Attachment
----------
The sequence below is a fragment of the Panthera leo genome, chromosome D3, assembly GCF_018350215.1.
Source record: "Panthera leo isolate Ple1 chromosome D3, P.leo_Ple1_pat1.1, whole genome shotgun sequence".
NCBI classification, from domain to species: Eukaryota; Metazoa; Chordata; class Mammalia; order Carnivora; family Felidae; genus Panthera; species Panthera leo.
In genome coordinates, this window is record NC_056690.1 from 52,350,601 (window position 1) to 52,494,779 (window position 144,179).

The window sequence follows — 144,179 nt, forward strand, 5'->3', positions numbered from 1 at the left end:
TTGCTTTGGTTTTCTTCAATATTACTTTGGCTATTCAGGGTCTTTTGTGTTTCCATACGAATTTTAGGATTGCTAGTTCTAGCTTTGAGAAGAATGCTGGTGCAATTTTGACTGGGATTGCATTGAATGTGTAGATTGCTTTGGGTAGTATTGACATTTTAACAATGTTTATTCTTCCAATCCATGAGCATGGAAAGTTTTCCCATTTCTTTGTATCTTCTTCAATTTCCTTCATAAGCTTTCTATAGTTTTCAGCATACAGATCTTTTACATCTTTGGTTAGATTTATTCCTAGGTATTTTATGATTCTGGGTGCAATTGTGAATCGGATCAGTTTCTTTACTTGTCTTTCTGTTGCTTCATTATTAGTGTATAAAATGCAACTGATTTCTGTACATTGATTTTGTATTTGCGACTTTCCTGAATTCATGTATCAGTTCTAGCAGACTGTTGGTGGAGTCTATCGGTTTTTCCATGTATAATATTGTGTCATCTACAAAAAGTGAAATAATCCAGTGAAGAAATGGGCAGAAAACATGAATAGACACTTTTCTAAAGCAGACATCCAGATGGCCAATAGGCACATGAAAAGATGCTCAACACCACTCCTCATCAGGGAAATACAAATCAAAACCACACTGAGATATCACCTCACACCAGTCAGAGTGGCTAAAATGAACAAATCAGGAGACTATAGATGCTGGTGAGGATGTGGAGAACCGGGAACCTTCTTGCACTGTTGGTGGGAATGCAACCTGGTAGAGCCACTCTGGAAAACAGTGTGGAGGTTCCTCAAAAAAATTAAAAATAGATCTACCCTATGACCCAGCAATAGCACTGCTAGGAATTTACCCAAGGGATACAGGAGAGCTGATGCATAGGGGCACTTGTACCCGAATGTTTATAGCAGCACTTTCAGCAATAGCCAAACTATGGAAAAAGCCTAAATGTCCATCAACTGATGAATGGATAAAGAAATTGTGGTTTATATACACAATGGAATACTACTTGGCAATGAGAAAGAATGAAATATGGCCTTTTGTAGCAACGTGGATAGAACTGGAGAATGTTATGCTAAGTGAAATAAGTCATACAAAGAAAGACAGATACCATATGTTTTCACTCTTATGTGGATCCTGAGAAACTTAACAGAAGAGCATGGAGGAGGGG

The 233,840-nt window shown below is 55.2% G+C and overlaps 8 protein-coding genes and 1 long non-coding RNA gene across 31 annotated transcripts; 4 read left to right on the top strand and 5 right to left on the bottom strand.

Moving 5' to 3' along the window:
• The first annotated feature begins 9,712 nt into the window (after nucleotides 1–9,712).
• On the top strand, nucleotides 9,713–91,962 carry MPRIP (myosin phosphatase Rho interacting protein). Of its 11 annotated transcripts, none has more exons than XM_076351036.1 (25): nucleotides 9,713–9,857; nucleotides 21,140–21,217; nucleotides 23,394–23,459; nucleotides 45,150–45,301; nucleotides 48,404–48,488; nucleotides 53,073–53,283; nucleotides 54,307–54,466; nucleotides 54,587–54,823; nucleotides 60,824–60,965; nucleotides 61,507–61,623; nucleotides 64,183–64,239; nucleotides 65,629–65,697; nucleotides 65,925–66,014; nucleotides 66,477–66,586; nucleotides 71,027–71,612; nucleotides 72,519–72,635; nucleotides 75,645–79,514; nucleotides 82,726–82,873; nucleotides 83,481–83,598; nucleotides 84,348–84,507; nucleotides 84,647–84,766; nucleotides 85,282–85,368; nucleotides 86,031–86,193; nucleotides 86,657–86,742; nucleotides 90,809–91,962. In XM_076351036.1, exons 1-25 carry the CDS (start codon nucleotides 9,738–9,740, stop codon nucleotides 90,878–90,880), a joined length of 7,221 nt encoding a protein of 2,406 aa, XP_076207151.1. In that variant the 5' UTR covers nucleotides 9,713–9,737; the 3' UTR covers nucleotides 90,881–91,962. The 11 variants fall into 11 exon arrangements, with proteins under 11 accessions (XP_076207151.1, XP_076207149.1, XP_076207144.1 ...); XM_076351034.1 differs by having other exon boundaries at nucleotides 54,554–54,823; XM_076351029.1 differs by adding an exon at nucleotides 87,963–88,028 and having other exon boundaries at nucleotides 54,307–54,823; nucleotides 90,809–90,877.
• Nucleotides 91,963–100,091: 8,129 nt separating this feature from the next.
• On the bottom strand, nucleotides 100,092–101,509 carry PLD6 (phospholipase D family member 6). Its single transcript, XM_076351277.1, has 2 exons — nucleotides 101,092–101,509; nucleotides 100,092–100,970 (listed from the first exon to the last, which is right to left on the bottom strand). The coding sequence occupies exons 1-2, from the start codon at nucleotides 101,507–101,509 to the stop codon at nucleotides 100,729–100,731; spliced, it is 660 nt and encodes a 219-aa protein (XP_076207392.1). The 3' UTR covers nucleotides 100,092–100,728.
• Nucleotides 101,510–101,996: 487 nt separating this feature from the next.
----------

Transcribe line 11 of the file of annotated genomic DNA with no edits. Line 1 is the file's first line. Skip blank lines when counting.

• Nucleotides 91,963–100,091: 8,129 nt separating this feature from the next.